Similarly, today, having AWS services in place that allow us to very easily respond to PII requests for data purges takes away a lot of additional build hours and frees us up to focus on other key objectives.
We’re an extremely security-focused business. We lock down to not just a microservice level, but to a component level in the microservices, and services like AWS Identity and Access Management (IAM) make that easy to do also.
DP: You’ve used a variety of tech tools throughout your career. Does one tool have a special place?
MR: You can’t just make me pick one! There are way too many! Okay, from a purely cloud-based perspective, as straightforward as it is, adopting Kinesis caused a pretty monumental pivot to the way we architected and built systems. It helped solve a particular problem that we were having around asynchronous event processing, so that will always be a special one.
Then I’d have to say Docker, which is definitely one of my favorite problem-solving tools, especially from a development and testing perspective. There are a million others that come off the back of those, but those two do stand out, because once added to the toolkit, they opened up huge possibilities to us here.
I’ve of course got to give an honorable mention to MySQL, which we’ve been using from literally day one. We’re on Aurora with AWS now, but that’s the workhorse that we’ve never changed. There are three!
DP: What do you think about the current state of the tech sector in Australia and how do you see it evolving?
MR: Locally, the engineering quality is great, but it’s oversubscribed, and there are clear resource constraints in our industry.
In the past 18 months, we’ve seen the many upsides of remote working, as businesses have built out more sophisticated processes and learned how to better collaborate online, and our journey has been an example of that. So, businesses being less constrained by their geographical location will be an ongoing theme.
In the long term, I do see things normalizing to a degree. Australia is a great place to work from, and it will again attract quality international talent. What will be important is for skilled migration to be a very quick and easy process—when that is possible, however.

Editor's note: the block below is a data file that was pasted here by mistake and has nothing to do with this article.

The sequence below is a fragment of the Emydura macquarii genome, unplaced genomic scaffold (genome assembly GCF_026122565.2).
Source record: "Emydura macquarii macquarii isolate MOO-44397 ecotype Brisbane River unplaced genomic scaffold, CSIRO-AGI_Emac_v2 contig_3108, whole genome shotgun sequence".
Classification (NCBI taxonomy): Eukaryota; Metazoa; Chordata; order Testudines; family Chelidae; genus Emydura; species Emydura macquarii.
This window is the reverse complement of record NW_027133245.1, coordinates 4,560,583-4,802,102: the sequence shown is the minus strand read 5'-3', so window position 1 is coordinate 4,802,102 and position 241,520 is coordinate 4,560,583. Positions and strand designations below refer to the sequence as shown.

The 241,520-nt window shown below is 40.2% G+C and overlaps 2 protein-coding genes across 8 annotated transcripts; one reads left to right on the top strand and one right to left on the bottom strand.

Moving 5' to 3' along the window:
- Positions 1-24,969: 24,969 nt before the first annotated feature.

Equally vital will be creating an environment that encourages Aussie tech talent to build their careers locally, as things reopen. Our economy can ill afford losing further talent overseas.
DP: Finally anyone who works as a head of technology must be an innovative thinker. Can you share any hacks that put you into an inspired headspace?
MR: I’ve found that a key for me is striking a balance between fun and onerous tasks, and always ensuring that I have a few different things on the go at one particular time.
Sometimes I try to reserve Friday for front-end work, something that I find quite relaxing, oddly enough. And luckily, we end up multi-tasking a lot in the R&D space, which is inspiring, as we’ve always got something new to be working on.
Follow what excites you. That’s the best way to stay inspired!
See more of our Executive Conversations series and industry insights on the AWS Travel and Hospitality Blog.
From day one, Mike Rogers has been the tech mind behind SiteMinder’s best-in-class solutions. In 2006, he cofounded the company that was later named one of the top 20 tech pioneers to emerge from Australia.
A disrupter and risk taker, Mike is a veteran in the tech scene. He’s pushed the boundaries of cloud computing since its earliest days and driven innovation for the benefit of hoteliers globally.
When Mike started his career in the mid-1990s, he worked in enterprise resource planning (ERP), finance, health, and gaming.
Today, he leads a team of more than 100 engineers around the world. The complex, real-time tech stack that he envisioned now powers 35,000 hotels in 160 countries and processes more than 200 reservations per minute.
As a testament to his contribution to tech for more than a quarter of a century, Mike has been ranked in the IDG CIO50 list, which recognizes the top 50 senior technology executives in the ASEAN region, for two consecutive years.